- Symphony no. 1 in E flat, King Gustav
- Symphony no. 2 in c-minor
- Symphony no. 3 in E flat, Tycho Brahe
- 10 ouvertures
- 6 orchestral suites
- 24 string quartets in all keys
- Minor and Major: 24 preludes and fugues *
- Sonate pour Orgue *
- Prelude, Fugato and Postlude on the name GADE *
- Souvenir de Tycho Brahe: Les Quatres Tempéraments *
- many smaller pieces
There are also various pieces for piano and violin and some religious songs for solo voice and for 4 part choir.
* = printed by Wilhelm Hansen, Copenhagen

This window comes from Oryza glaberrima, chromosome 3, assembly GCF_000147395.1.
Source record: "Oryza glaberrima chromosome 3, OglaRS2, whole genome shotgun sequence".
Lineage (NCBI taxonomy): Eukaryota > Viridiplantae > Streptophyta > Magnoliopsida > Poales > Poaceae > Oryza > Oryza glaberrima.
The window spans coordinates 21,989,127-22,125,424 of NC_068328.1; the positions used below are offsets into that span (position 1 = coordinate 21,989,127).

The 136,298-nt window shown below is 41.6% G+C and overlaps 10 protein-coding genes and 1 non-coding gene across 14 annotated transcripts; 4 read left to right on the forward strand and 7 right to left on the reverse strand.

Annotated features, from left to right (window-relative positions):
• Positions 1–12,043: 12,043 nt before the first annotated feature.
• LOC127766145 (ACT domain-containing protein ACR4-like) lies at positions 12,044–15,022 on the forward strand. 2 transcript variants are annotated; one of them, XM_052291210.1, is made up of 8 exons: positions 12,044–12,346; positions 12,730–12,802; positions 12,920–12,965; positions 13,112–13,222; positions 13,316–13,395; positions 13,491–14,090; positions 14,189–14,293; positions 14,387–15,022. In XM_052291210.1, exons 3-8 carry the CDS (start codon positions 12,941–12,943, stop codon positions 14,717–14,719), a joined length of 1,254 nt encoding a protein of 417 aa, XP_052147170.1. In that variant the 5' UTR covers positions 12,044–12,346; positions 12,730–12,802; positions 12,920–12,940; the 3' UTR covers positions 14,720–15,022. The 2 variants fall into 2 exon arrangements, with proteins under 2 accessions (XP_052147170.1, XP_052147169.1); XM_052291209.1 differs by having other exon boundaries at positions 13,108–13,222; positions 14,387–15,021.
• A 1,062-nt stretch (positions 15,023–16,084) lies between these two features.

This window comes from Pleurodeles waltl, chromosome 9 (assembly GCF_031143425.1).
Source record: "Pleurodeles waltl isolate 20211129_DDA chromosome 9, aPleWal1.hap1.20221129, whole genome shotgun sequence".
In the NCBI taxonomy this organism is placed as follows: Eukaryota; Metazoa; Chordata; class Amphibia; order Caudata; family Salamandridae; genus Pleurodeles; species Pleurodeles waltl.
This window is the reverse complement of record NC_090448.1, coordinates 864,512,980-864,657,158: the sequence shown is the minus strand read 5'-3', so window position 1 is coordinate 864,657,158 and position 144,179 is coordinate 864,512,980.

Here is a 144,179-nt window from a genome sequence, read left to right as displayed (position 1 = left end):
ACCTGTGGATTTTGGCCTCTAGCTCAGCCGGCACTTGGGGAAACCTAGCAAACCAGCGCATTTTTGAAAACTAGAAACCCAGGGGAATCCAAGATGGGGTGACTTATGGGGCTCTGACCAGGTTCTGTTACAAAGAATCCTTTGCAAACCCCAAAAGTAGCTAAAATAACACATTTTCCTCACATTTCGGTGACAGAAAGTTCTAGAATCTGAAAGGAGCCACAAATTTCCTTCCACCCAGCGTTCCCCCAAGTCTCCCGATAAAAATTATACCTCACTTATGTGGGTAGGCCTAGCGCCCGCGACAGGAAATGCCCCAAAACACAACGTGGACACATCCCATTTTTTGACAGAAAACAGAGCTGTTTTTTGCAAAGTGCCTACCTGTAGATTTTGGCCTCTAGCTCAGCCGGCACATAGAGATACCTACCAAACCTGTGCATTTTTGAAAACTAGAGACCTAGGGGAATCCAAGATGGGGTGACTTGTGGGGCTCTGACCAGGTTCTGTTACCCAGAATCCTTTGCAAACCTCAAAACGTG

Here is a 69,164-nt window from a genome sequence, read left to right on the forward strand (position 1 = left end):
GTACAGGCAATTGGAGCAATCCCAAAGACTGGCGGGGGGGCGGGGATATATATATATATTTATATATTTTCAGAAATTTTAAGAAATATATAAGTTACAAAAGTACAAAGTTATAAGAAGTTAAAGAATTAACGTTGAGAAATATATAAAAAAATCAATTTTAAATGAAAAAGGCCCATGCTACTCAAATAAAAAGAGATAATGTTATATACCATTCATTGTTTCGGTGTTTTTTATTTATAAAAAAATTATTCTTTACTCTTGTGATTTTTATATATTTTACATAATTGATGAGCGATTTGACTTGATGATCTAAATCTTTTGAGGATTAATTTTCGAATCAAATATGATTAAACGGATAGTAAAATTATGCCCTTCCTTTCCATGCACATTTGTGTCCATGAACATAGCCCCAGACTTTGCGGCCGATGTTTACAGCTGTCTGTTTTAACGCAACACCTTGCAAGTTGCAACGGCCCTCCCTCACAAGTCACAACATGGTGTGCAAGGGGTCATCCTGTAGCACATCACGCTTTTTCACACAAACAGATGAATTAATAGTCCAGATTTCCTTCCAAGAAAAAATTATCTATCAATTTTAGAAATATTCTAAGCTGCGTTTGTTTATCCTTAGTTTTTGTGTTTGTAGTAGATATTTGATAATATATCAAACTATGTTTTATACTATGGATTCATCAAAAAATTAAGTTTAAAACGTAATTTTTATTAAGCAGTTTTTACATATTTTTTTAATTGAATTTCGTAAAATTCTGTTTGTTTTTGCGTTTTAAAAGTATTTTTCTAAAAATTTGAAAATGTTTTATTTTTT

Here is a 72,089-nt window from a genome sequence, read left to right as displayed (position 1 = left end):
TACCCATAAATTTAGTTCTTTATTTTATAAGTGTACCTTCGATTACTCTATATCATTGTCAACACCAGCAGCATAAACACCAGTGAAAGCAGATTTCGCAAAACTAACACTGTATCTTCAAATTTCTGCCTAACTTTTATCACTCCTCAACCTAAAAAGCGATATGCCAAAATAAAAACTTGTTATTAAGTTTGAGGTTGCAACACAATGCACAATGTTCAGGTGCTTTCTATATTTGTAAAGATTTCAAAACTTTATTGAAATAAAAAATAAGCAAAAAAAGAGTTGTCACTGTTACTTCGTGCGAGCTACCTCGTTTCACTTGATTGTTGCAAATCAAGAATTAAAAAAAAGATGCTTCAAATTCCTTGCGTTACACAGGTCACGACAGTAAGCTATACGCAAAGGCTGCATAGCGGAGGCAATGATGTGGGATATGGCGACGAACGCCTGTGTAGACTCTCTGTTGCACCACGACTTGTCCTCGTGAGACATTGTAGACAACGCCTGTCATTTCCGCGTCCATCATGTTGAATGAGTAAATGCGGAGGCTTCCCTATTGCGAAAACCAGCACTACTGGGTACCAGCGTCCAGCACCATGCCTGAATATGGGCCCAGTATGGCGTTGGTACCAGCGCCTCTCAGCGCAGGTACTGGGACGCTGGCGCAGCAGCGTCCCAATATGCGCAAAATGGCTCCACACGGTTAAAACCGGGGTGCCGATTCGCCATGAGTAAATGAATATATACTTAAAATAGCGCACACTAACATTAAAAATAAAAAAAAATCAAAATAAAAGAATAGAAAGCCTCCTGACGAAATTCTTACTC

J.A. Krygell was a pupil of Niels W. Gade and I.P.E. Hartmann. His instrument was the organ and he earned his living as an organist from the age of 22 until his death. He was from a poor family, son of a military musician in the province town of Naestved. Krygell was meant to be a craftsman, but illnes prevented him, and instead he learned to play the organ. In 1867 he was admitted to the new Conservatory of Copenhagen, where he spent 18 months. When he returned, he was appointed organist of the Herlufsholm boarding school. In 1880 he moved with his family (wife Ulrica and three girls) to Copenhagen and started as an organist in the newly opened Skt. Matthaeus: Church. He kept the job until his death. Krygell was a prolific composer with more than 150 works. The main body of his output are 24 string quartets, one in every key, as well as 3 symphonies and 10 orchestral ouvertures. He also wrote a lot of music for the organ, and this music was the most frequently performed in his own time. The most important work for organ is the 24 preludes and fuges. Krygell was never a big name in Danish musical life, first of all because his music with its blend of baroque writing and late romantic expressivity was too strange for danish music lovers, but also because Krygell himself apparently was quite a strange person. Coming from the province with no social contacts probably didn’t make things easier, and Krygell remained somewhat isolated from the main stream musical life in Copenhagen.